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CHAPTER SUMMARIES WITH NOTES
CHAPTER 36 "AN ENCOUNTER IN THE DARK"
Both Morgan and King Arthur feel helpless as they walk down the streets of London. The King longingly looks at the palace and Morgan catches sight of Sandy riding on a mule. Near the barracks, they witness the horrible scene of a man being boiled alive. Every thing around is gloomy and depressing. The Boss catches sight of newsboys carrying the papers and sees telephone and telegraph lines on rooftops. He is momentarily happy that his inventions are being used.
Their captivity seems unending till a gentleman arrives to bargain for slaves. The Boss notices three pins attached to the man's garment and decides to remove one of them at the first opportunity. That night, he uses the stolen pins to unlock himself. He is ready to free the King when suddenly a man appears. The Boss hides behind the man and, mistaking him for the slave master, pounces on him and attacks him. The commotion alerts the watchmen and they arrive on the scene. Both are caught and led to the prison. There, The Boss realizes he has made a mistake. It is not the master that he caught, but a stranger.
The chapter creates humor through the irony of reversal. For days Morgan plans carefully to escape from the group. And when a gentleman arrives to strike a bargain to buy him, his hope is revived. This is because Morgan decides to remove one of the pins from the man's garment and use it to unlock his chain and the King's. The next time the man makes his appearance, Morgan removes the pin successfully. Now he waits for the night to execute his plan. When it is dark, he carefully unlocks his chain and gets ready to do the same for the King. At that moment, a man enters and walks past the group. The Boss mistakes him for the master. As the King urges him to apprehend the man, The Boss pounces on his adversary and gives him a sound thrashing. The noise alerts the watchmen and they interfere. In the end, the victim is not the slave master after all. The Boss's entire plan comes to naught. All his efforts are wasted. Instead of making an escape, he gets caught.
CHAPTER 37 "AN AWFUL PREDICAMENT"
The Boss finds himself in court. He tells the court he is the slave of an Earl whose illness has brought him to the city in search of a good physician. There, he was challenged to fight the adversary whom he was imprisoned for fighting with. The judge, believing him to be the servant of a noble man, fails to question him further and eventually releases him.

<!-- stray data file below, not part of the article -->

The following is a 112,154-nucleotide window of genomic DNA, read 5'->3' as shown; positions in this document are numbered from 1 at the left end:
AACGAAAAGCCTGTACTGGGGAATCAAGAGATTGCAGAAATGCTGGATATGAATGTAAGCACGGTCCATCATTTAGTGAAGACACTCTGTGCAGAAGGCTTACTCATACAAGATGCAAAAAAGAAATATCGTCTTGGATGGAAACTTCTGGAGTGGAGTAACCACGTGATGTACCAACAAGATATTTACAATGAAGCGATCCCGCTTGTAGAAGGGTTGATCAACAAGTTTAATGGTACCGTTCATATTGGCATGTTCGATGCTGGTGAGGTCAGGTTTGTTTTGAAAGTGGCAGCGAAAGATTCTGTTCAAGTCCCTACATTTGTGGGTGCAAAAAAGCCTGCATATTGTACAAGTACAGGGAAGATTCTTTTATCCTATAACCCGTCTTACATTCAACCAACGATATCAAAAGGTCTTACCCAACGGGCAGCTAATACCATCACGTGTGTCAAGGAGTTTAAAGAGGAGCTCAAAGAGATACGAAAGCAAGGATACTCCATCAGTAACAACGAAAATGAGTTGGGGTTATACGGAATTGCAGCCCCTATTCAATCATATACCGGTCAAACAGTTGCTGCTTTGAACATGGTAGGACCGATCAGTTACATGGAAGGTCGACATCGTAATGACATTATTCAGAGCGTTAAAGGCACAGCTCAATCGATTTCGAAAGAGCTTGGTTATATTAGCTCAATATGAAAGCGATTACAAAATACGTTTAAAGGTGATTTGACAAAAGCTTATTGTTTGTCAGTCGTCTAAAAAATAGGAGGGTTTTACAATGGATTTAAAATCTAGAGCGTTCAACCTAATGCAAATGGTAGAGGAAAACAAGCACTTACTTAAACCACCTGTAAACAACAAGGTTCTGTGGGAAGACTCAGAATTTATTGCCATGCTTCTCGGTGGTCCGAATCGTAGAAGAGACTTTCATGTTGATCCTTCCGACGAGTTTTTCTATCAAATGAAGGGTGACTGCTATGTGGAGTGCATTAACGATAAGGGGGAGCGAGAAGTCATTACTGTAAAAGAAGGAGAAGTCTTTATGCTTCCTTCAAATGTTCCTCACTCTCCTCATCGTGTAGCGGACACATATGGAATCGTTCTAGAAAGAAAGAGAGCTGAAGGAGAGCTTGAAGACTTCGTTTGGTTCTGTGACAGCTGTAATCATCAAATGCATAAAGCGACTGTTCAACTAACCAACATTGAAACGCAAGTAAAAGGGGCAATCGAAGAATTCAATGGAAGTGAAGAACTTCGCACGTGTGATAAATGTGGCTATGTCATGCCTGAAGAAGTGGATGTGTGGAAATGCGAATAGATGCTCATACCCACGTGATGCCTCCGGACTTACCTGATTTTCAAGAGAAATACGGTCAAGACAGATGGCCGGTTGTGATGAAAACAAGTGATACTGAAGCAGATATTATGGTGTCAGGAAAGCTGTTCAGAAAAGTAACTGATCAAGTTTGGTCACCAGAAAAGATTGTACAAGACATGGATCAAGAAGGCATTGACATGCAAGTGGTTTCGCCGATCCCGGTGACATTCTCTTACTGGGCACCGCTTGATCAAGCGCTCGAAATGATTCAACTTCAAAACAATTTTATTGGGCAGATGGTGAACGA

He immediately goes to the slave quarters, only to find the place deserted except for the corpse of the slave master. He learns the slaves have revolted, killing their master and escaping. All the slaves have been caught and sentenced to die. The Boss, realizing the risk to the King and himself, acts fast. He disguises himself and contacts Clarence on the telephone, asking him to send a rescue party to save the King. As he walks out, a slave recognizes him and helps the guards apprehend him. In prison, he is informed that the execution is to take place immediately.
Morgan escapes from one trap only to be led into another. In the beginning of the chapter, The Boss uses his knowledge of the bias of the court toward nobility and succeeds in escaping. Later, when he realizes the risk involved to his own life, he disguises himself and sends a message to Clarence for help. When he is caught, he tries to earn the support of the slave. Once again, however, his plan misfires. Instead of being influenced by The Boss, the slave is enraged. He blames The Boss for the pending execution. Because of The Boss, the slaves escaped and are now being punished while he, the instigator, is free. The Boss, who had prided himself for his superior intellect, is unable to escape from the clutches of the simple slave.
CHAPTER 38 "SIR LAUNCELOT AND KNIGHTS TO THE RESCUE"
The slaves are taken to the scaffold at four in the afternoon. When the chains of the prisoners are removed, the King tries to assert his identity but fails to evoke a favorable response. The execution begins. After the first three slaves are hanged, it is the King who has to face execution. Morgan appears helpless to save the King. At that moment, Sir Launcelot and his contingent enter the scaffold. They beat up the sheriff and the executioners before releasing the King and their much beloved Boss. Clarence is happy to have trained the knights in cycling, explaining that that is how they arrived so quickly
The scene where the King asserts his identity in front of a jeering crowd resembles the scene in The Prince and the Pauper, where Edward Tudor acts regally in front of an unruly mob when Miles Hendon is punished. The King raves and rants but is silenced by the rowdy crowd. Then three of the slaves are mercilessly executed and the King watches the scene with horror. As Morgan fails miserably to rescue the King, Sir Launcelot and his army enter the arena and heroically save the distressed King and his companion. The scene closes quite happily, with a melodramatic fairy tale conclusion.
King Arthur's miserable experience as a slave changes him dramatically, causing him to condemn slavery. Similarly, his close encounter with death at the scaffold makes him aware of the horrors of capital punishment. He then promises to abolish the cruel practice. Through this novel and The Prince and the Pauper, Twain reveals that experience alone can make a leader understand the plight of his subjects and reverse the past mistakes.